Driving adoption for Blockchain and DeFi, locally

December 2019


The importance of place

There's a lot to get excited about when it comes to blockchain. I am one of the worst offenders of getting lost in the biggest ideas; regularly daydreaming about the potential of a fully-automated, crypto-secured future. In this industry we hear alot about "how blockchain will change the world" but we haven't quite figured out how to get scale from a few 100,000 internet nerds to global adoption.

Los Angeles, California

Above: Los Angeles, California, USA. Love Thy City.

I've been fortunate to travel a lot in my life, for both work and fun. Those that know me, know that I took the trip of a lifetime in 2016 when I spent the year traveling with Remote Year.

That year I spent each month living in a different city (check out the list here) - each place with distinctly unique cultures, economies, and internet capabilities.

Two of the things that I learned in those travels have been 1) how to further appreciate the idiosyncrasies of a place; and 2) how to more quickly adapt and get comfortable in a new place.

For example, one of the things I realized is that nearly every culture has some form of, what I call, "Pocket Food" - dough wrapped around a filling of some kind. In South America, you have all different kinds of empanadas; in Asia, dumplings; in Eastern Europe, you have perogies; in the UK, pasties; in India, samosas; and in the US, we have hot pockets.

Making Perogies

Is this person making ravioli, dumplings, perogies, or empanadas?

As the saying goes, "same same, but different."

These pocket foods were all inventions of necessity, each uniquely stylized by the cultures from which they were created.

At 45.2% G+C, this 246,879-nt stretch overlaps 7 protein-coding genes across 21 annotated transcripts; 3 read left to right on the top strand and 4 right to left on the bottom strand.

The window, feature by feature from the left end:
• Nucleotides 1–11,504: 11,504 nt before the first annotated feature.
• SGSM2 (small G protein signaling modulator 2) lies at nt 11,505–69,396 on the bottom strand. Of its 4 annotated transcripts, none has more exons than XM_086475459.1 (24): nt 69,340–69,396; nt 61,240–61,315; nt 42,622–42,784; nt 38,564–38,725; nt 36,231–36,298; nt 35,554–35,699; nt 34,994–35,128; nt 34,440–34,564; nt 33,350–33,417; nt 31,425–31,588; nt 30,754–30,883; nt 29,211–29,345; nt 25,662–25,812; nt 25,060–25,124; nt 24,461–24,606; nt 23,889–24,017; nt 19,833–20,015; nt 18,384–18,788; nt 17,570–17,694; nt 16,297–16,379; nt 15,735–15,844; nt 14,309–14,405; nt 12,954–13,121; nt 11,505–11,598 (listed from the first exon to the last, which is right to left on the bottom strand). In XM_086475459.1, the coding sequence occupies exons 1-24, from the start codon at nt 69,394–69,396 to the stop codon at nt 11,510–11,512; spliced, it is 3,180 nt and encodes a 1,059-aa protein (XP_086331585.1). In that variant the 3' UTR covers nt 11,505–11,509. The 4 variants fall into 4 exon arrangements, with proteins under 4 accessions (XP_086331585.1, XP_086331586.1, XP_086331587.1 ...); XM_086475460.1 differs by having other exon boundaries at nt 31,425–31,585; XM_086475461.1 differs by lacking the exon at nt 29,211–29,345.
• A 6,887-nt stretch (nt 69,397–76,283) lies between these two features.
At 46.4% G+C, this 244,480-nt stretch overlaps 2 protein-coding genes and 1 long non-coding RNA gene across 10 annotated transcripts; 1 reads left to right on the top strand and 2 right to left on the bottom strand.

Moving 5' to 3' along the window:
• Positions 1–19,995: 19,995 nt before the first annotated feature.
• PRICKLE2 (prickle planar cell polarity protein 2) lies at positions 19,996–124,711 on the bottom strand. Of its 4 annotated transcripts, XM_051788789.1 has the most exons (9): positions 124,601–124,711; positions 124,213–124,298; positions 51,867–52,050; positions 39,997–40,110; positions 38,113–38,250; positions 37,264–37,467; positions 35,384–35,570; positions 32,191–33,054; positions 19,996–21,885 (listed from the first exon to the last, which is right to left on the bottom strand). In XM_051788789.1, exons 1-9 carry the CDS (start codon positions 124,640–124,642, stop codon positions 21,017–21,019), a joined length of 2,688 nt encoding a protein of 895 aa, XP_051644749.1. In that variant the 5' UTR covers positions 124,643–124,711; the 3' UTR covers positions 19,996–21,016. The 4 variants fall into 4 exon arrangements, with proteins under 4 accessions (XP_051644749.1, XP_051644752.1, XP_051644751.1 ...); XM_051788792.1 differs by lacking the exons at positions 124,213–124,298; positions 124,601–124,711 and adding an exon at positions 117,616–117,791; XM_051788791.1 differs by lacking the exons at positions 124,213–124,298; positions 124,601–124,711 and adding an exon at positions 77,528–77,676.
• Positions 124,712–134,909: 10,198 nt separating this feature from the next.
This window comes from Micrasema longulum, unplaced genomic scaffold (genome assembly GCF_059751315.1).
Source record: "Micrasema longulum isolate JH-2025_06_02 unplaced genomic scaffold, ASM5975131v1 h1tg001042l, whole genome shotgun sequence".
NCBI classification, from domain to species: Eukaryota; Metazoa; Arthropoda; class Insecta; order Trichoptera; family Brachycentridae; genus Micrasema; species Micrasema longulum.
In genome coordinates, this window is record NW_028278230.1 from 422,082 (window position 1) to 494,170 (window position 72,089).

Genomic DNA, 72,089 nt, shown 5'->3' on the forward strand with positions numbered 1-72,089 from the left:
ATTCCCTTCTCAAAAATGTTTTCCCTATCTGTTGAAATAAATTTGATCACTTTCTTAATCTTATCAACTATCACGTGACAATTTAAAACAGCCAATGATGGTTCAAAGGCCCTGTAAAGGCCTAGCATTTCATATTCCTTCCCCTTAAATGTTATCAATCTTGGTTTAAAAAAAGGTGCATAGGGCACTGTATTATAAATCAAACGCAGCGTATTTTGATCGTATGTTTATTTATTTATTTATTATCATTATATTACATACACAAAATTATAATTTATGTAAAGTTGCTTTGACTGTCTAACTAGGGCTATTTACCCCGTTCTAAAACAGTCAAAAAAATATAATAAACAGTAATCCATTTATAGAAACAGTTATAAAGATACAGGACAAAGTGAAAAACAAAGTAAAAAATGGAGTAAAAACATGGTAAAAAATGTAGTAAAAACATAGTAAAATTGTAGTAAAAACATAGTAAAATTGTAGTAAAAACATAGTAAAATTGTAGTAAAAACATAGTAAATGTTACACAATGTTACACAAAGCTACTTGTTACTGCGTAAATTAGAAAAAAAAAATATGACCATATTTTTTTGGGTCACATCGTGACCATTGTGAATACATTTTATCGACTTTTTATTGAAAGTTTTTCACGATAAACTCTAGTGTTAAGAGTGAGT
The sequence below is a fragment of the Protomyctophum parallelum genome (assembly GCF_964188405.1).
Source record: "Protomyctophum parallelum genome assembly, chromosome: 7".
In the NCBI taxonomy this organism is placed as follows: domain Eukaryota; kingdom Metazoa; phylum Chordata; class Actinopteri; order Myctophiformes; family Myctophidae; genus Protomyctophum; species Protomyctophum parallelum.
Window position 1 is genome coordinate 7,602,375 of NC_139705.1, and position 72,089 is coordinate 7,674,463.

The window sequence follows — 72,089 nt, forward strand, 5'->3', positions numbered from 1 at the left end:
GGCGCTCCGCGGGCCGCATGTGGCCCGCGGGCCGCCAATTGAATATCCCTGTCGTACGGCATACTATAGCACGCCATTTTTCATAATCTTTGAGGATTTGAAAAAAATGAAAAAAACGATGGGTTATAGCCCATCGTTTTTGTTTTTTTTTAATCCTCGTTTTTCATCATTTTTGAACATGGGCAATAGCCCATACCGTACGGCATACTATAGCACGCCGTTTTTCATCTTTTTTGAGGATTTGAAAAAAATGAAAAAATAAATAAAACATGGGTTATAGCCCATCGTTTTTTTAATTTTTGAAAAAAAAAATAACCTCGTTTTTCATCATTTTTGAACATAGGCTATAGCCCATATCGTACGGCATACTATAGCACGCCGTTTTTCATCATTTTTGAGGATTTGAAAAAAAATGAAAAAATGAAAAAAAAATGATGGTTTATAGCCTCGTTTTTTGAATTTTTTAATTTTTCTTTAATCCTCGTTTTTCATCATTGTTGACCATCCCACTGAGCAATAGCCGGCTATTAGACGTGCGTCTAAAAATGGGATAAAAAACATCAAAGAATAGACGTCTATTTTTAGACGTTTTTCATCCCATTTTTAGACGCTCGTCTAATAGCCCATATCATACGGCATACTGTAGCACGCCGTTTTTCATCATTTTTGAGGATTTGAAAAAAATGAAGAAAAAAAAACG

The places in which these foods evolved had direct influence on the history and evolution of these pocket foods over time. Things like which ingredients were locally available, if certain foods were restricted by religion, or even simple taste preferences played a role in shaping each pocket food's final form.

Nevertheless, here we are today, we have dozens of varieties of Pocket Foods, but the concept of dough wrapped around some combination of cheese, meat, and veggies has reached "global adoption".

Blockchains are Pocket Foods. DeFi is a Pocket Food.

In order to get to "global adoption" for blockchains and DeFi, we need to look at the places we call home first, and think about how we can get the people we talk to everyday to start using these innovative technologies.

I live in Los Angeles, California. Let's talk about it.


What is Los Angeles?

Los Angeles, California is the 2nd most populous city in the United States, in the 3rd most populous country in the world, with a population of nearly four million people.

Spanning over 469 square miles (1,210 square km), it is a sprawling place.

As "the cultural, financial, and commercial center of Southern California...known for its Mediterranean climate, ethnic diversity, Hollywood, and the entertainment industry" according to Wikipedia; it is also a vibrant and culturally diverse place.